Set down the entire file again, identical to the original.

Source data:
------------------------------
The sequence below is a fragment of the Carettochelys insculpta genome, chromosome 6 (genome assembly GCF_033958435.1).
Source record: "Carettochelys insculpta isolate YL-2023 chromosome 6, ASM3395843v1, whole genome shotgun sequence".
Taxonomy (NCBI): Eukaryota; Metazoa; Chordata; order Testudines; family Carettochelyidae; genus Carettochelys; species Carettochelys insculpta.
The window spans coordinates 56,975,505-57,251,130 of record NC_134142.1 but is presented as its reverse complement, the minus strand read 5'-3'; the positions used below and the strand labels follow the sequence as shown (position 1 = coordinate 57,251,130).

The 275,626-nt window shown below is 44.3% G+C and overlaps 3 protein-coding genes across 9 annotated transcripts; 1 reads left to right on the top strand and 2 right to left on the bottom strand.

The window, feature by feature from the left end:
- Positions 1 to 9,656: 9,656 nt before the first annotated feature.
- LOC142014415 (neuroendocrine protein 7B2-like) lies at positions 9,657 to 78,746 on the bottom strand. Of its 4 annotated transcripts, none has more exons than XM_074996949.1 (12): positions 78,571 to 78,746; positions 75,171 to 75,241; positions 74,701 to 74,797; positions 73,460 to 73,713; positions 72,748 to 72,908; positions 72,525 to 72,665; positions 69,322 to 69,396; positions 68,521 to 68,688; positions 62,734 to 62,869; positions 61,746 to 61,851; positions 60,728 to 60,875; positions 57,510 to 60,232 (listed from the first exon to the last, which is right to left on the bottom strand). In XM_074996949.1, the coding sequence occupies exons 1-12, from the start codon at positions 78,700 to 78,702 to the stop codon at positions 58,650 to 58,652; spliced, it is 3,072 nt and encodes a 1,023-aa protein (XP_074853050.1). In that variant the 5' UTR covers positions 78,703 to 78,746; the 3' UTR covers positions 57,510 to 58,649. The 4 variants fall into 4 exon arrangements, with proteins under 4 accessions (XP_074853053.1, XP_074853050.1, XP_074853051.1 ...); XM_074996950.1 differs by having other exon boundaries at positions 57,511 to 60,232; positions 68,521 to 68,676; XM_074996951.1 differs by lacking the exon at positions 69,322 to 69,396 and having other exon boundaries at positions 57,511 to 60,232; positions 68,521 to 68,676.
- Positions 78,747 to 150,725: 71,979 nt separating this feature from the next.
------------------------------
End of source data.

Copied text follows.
The sequence below is a fragment of the Carettochelys insculpta genome, chromosome 6 (genome assembly GCF_033958435.1).
Source record: "Carettochelys insculpta isolate YL-2023 chromosome 6, ASM3395843v1, whole genome shotgun sequence".
Taxonomy (NCBI): Eukaryota; Metazoa; Chordata; order Testudines; family Carettochelyidae; genus Carettochelys; species Carettochelys insculpta.
The window spans coordinates 56,975,505-57,251,130 of record NC_134142.1 but is presented as its reverse complement, the minus strand read 5'-3'; the positions used below and the strand labels follow the sequence as shown (position 1 = coordinate 57,251,130).

The 275,626-nt window shown below is 44.3% G+C and overlaps 3 protein-coding genes across 9 annotated transcripts; 1 reads left to right on the top strand and 2 right to left on the bottom strand.

The window, feature by feature from the left end:
- Positions 1 to 9,656: 9,656 nt before the first annotated feature.
- LOC142014415 (neuroendocrine protein 7B2-like) lies at positions 9,657 to 78,746 on the bottom strand. Of its 4 annotated transcripts, none has more exons than XM_074996949.1 (12): positions 78,571 to 78,746; positions 75,171 to 75,241; positions 74,701 to 74,797; positions 73,460 to 73,713; positions 72,748 to 72,908; positions 72,525 to 72,665; positions 69,322 to 69,396; positions 68,521 to 68,688; positions 62,734 to 62,869; positions 61,746 to 61,851; positions 60,728 to 60,875; positions 57,510 to 60,232 (listed from the first exon to the last, which is right to left on the bottom strand). In XM_074996949.1, the coding sequence occupies exons 1-12, from the start codon at positions 78,700 to 78,702 to the stop codon at positions 58,650 to 58,652; spliced, it is 3,072 nt and encodes a 1,023-aa protein (XP_074853050.1). In that variant the 5' UTR covers positions 78,703 to 78,746; the 3' UTR covers positions 57,510 to 58,649. The 4 variants fall into 4 exon arrangements, with proteins under 4 accessions (XP_074853053.1, XP_074853050.1, XP_074853051.1 ...); XM_074996950.1 differs by having other exon boundaries at positions 57,511 to 60,232; positions 68,521 to 68,676; XM_074996951.1 differs by lacking the exon at positions 69,322 to 69,396 and having other exon boundaries at positions 57,511 to 60,232; positions 68,521 to 68,676.
- Positions 78,747 to 150,725: 71,979 nt separating this feature from the next.